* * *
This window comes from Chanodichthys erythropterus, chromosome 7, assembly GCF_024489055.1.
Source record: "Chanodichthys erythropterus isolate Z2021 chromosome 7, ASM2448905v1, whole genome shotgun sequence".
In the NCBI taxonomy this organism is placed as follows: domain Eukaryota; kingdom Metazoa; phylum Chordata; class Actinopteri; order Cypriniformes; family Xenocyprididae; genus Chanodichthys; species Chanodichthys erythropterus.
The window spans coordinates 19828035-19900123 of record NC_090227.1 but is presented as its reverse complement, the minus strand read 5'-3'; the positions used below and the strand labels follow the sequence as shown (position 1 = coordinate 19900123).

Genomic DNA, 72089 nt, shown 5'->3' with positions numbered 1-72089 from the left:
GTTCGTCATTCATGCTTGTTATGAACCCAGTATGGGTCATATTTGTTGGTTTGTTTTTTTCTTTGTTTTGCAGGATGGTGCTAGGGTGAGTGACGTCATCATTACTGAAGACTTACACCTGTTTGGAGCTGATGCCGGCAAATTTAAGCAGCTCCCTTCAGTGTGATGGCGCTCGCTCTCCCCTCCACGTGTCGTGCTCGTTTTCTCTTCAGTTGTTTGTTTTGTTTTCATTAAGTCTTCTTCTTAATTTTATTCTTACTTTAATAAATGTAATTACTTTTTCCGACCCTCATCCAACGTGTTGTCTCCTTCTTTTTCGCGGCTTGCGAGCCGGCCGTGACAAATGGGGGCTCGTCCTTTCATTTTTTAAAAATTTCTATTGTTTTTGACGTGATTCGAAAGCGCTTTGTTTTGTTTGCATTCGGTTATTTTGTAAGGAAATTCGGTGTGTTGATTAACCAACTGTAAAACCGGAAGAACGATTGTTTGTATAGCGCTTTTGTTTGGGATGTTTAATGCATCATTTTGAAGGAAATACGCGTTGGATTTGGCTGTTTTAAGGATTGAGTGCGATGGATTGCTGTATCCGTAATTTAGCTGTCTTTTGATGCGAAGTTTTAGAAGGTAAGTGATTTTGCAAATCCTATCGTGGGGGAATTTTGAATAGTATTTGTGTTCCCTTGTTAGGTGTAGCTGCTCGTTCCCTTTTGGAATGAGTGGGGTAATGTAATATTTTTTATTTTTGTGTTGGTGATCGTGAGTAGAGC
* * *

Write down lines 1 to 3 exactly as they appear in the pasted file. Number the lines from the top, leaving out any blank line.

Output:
This window comes from Chanodichthys erythropterus, chromosome 7, assembly GCF_024489055.1.
Source record: "Chanodichthys erythropterus isolate Z2021 chromosome 7, ASM2448905v1, whole genome shotgun sequence".
In the NCBI taxonomy this organism is placed as follows: domain Eukaryota; kingdom Metazoa; phylum Chordata; class Actinopteri; order Cypriniformes; family Xenocyprididae; genus Chanodichthys; species Chanodichthys erythropterus.